Chaos in Lancaster continues, and it’s not ending anytime soon


Dave DeLuca, Executive Editor

I know, swallowing your pride can be damn tough, but Lancaster’s pro-Redskins supporters have taken it to a whole new level.

I’ll swallow my own pride for a moment and admit how naive I was in March. I thought when the Lancaster School Board unanimously decided to retire its offensive “Redskins” nickname the debate would end (I encourage you to laugh out loud).

Since that board meeting on March 16, a lot has happened:

  • Students decided to ditch homeroom one morning and march down the streets, chanting and holding up signs with pro-Redskins messages, like, “Redskins forever.”
  • Brenda Christopher and Kelly H. Depczynski, two pro-Redskins supporters, were elected to the school board. (Now there’s a petition to impeach them.)
  • Board meetings have turned into shouting matches. Sort of like slow-pitch softball players arguing balls and strikes, but worse.
  • The school picked “Legends” as its new nickname, with a logo designed by 14-year-old Korissa Gozdziak.
  • When Korissa was being honored at a board meeting, pro-Redskins supporters turned their backs to her. Grown men. Grown women. Fellow students.
  • An angry man shouted, “Heil Hitler” toward Board President Kenneth Graber, who, yes, is Jewish.
  • Christopher was interviewed on an Internet radio program based in Arizona. The radio hosts called Graber “a little scumbag,” and among other things, “a little Nazi” and “a french fry.” Christopher laughed.

I could go on, and on.

The election of Christopher and Depczynski proves that a majority of Lancaster wants the nickname changed back. Christopher was elected rather easily; receiving over 2,300 votes. Depczynski amassed over 1,900. While it’s a 5-2 board right now, with Christopher and Depczynski being on the minority, two more seats will be available next spring. Christopher is on record saying the school’s “Legends” nickname is “temporary.” Let the drama continue.

Sure, Christopher has said numerous times that she’s not on the board to change it back (eyes rolled, sorry). But we have to assume that she’s on the board with a clear-cut agenda. Most school board members have an agenda, that’s OK. But most of the time it includes a long-list of items they want to represent and push for. Like, problems with Common Core, and state-mandated standardized testing.

A school’s nickname shouldn’t be the dominant topic amongst a school board that represents Western New York’s second-largest school district with an enrollment of nearly 2,000 students.

To run for a school board seat for the sole purpose of switching the name back is extremely selfish.

It’s unfortunate because Lancaster really is a jewel in WNY. Having covered a Friday night football game in Lancaster, I can tell you – it’s electric. It’s a proud, passionate community. But right now their energy is being put towards the wrong cause.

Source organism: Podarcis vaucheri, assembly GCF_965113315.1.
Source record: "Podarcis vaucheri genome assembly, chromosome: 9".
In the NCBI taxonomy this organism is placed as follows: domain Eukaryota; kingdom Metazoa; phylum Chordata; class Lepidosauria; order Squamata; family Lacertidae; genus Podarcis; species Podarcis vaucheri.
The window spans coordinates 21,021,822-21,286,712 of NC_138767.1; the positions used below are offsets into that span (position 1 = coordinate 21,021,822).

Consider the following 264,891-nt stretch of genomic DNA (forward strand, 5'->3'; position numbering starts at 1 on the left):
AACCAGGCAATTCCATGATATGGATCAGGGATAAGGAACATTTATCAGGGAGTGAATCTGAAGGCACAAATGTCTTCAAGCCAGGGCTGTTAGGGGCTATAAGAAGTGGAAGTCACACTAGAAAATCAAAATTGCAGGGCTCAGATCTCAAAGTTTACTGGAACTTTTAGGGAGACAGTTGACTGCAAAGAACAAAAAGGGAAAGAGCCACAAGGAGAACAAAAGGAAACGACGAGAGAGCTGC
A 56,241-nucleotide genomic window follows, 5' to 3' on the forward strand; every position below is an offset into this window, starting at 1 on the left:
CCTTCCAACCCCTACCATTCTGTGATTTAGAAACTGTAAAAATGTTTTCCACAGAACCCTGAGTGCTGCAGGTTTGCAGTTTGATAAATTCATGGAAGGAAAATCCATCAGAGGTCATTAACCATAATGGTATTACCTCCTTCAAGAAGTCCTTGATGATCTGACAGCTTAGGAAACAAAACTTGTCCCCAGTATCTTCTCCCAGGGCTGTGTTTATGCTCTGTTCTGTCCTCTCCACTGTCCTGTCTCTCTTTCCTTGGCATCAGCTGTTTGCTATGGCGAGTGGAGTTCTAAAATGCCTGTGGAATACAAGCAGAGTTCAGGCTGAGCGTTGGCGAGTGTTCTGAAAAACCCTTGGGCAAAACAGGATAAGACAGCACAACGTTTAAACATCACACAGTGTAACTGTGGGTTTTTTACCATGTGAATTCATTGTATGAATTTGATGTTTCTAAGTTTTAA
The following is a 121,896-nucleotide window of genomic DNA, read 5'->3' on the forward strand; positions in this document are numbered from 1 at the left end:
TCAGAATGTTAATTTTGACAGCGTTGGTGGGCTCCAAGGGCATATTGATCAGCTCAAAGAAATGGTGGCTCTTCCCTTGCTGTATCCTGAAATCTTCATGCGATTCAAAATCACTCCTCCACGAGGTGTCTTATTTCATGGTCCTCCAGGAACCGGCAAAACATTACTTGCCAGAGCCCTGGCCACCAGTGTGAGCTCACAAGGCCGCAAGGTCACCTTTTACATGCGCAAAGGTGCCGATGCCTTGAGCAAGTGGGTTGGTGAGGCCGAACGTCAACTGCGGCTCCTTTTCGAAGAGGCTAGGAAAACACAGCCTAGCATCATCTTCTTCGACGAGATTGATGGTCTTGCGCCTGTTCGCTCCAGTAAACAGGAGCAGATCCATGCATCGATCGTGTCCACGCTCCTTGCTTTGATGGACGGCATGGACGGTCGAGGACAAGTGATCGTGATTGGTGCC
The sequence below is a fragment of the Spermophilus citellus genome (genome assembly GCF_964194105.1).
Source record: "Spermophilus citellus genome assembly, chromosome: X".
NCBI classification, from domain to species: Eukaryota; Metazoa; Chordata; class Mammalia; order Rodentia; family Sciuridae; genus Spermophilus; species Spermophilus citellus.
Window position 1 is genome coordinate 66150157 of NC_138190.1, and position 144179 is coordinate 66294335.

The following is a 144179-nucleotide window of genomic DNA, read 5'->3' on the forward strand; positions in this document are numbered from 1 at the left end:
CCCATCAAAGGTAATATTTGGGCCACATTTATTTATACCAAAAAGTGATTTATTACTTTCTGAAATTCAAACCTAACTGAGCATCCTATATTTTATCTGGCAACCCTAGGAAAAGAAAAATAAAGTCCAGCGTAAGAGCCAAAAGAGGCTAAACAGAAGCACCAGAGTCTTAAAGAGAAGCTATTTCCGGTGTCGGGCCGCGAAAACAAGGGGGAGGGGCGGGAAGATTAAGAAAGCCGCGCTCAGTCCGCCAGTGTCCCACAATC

Move on.

This, sadly, is not going away anytime soon. The community is pissed. The community certainly doesn’t understand what the name “Redskins” means and how wrong and unacceptable it is.

First off, any name with “skins” and color attached to it has no place in today’s society. Let alone the nickname for a high school. Taking a deeper look at history, “redskin” was the term used for the scalping of Native Americans, who were hunted for bounty and given as proof of the killing, since, well, it was easier than transporting an entire body.


It’s not about being politically correct. There’s right, there’s wrong. Isn’t this just wrong? Everyone has his or her own opinion. I get that. Lancaster folk say that Redskins was never looked at as a bigoted name or a slur. To them, it’s an honorable name used to describe the community’s pride and tradition.

But wouldn’t you think a country with an infamous history of removing Native Americans from the United States and raping, prisoning and murdering them along the way would be more understanding? You’d think so.

Here we are, four months after the name change, and I have a pretty scary feeling: It’s going to be changed back sooner or later. Christopher and Depczynski have already started the momentum.

Pro-Redskins supporters won’t give up. They aren’t going away quietly.

Graber was right on when he dropped this doozy in an interview with The Buffalo News.

“For 37 years, I sent people to prison, and they took it much more graciously,” said Graber, who is a 31-year administrative law judge who also served six years on the state parole board. “They understood what was going on and accepted it.”

Unfortunately, it looks like the worst is yet to come.

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